Alexa and Google Home are inexpensive solutions to adding voice control to an automation system. Given this, one has to wonder why anyone would use Josh, from Josh.ai, instead. To answer this question I spoke with Nader Dajani, head of business development at Josh.ai.
Nader explained that Alexa’s primary role is to increase Amazon’s revenue by selling you stuff. Google Home’s primary role is to collect information about you so Google can do a better job targeting you with advertising. Josh’s primary role is to control your smart home. Because of this, Josh has a broader understanding of commands to control a home.
A Deeper Understanding of Your Home
A key aspect of controlling a smart home is the commands structure. Amazon, for example, decided that to add a new skill to your Alexa device you would use the keyword “open”. Their decision to reserve the word “open” for skills conflicts with using it to intuitively control drapes, shades, an overhead garage door, a motorized window, and more. So, instead of simply saying “Alexa, open the garage door”, you have to:
- Remember the specific hardware that was installed to control your garage door, i.e. Nexx
- Remember the skill that was associated with it
- And, say “Alexa, tell Nexx Garage to open door”.
The more unique devices added to a smart home the more complex it becomes and the harder the home is to control by voice.
Josh goes further in trying to simplify how people control their home with voice commands. A challenge, which I have talked about in other posts, is that different people in a household may refer to a room, or device, differently. When you enter a home from the garage of a home and that room also houses the washer and dryer is the room called the “mudroom” or the “laundry room”?
Josh includes the ability to create aliases for any room or device so different people can call the room, or device, with whatever term makes sense to them. Nader also talked a situation where Josh would periodically misunderstand when one customer said “foyer” and would interpret it as “for you”. The addition of “for you” as an alias for “foyer” quickly solved the problem.
However, because Josh is dedicated to smart home control there are things you give up compared to Alexa and Google Home. For example, Josh can answer general queries that can be answered by searching the Internet. But, you can’t order an Uber, synch with your calendar, or perform other “concierge” services.
Josh can also be installed both as a front end for other control systems (Crestron, Control4, Savant) or as a standalone system. On its own, Josh can control products from Lutron, Sonos, Nest, and more. However, if, for example, you want to control a distributed audio/video system with a large matrix switcher you are going to need to a back end control system with Josh acting as the voice control interface.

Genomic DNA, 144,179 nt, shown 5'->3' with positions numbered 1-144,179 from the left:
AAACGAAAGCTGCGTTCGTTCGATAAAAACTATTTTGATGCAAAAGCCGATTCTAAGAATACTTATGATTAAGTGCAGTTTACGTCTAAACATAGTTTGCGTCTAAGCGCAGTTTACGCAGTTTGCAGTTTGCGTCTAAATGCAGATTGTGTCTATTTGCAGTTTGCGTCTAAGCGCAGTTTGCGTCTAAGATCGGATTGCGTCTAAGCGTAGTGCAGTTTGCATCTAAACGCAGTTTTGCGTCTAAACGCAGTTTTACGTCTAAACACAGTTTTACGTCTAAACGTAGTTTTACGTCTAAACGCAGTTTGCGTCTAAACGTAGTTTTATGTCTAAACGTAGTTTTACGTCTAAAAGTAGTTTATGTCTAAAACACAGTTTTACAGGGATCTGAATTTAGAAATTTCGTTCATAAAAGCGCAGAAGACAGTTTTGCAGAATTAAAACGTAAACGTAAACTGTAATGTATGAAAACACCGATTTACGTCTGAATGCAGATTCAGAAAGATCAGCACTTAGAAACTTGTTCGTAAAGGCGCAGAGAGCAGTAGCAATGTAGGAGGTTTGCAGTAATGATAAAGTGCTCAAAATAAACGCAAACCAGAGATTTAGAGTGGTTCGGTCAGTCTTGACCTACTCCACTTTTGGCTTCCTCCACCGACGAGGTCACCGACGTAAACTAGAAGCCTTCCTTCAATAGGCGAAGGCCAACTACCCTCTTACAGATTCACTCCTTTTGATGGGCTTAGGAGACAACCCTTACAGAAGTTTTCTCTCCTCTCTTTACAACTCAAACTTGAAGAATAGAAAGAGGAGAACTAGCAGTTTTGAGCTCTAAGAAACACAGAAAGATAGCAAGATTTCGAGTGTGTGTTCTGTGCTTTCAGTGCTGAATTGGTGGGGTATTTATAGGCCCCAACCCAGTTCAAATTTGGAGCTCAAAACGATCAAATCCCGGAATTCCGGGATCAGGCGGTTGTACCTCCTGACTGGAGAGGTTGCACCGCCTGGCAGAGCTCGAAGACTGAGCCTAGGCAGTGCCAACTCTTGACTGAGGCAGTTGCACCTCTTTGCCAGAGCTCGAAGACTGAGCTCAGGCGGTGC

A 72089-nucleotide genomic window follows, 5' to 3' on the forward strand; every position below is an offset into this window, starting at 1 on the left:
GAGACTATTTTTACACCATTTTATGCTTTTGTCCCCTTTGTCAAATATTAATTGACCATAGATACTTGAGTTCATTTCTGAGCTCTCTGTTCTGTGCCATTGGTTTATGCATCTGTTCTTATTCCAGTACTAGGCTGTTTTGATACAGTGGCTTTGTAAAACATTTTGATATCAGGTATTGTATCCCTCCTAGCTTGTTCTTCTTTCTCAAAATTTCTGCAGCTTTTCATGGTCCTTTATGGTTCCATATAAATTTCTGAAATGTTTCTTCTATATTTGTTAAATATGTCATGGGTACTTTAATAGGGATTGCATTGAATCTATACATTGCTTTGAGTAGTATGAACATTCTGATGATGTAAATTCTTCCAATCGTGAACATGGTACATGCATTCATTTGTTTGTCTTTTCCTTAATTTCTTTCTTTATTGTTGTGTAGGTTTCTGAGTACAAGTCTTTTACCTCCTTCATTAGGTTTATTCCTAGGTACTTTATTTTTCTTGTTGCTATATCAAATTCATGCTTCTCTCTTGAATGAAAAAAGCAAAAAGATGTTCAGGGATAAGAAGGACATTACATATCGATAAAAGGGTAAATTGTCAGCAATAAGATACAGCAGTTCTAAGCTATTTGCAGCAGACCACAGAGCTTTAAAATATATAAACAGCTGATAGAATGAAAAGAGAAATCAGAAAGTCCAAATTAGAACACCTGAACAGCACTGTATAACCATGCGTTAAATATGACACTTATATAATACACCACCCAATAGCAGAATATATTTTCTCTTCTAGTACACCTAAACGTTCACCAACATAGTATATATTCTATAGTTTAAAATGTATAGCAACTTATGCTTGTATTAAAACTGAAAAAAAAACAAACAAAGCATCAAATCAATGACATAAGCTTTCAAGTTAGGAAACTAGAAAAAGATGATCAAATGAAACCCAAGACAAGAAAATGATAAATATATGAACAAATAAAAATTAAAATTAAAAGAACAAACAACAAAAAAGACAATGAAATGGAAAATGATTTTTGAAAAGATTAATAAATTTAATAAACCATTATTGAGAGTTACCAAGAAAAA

The Next Step for Josh.ai? Need Anticipation.
Another important thing to know about Josh is that providing voice control of smart devices in a home is just the first step in the company’s plans. Josh.ai’s goal is to provide advanced AI to so the Josh can anticipate people’s needs based on how they use the home and take actions to help them before they realize they need assistance.
The first example of this is recommendations that are available in the Josh App. For example, the Josh app might inform a homeowner “five lights have been left on in the dining room, should I turn them off for you?” This isn’t to say that Josh isn’t going to have competition in this space. Amazon has recently rolled out Alexa Hunches that work very similarly.
Price is (Always) a Factor
Finally, cost is another difference. Amazon and Google’s devices can easily be purchased for under $100. Josh.ai doesn’t publish prices but it will cost a good deal more and is only available through dealers. There is both a hardware cost for the Josh micro microphone/processor/speakers and a software licensing cost based on the size of the home being automated.
Is Josh. worth it? That depends on the price you are willing to pay for convenience, simplicity, and a company focused on providing advanced AI capabilities in their product. Using Josh for smart home control with Sonos One speakers, that can also accept Alexa voice commands to provide additional functionality, is a perfect match for the customer with the financial resources to afford the best.
To read more from Jay Basen, visit his blog, Topics in Home Automation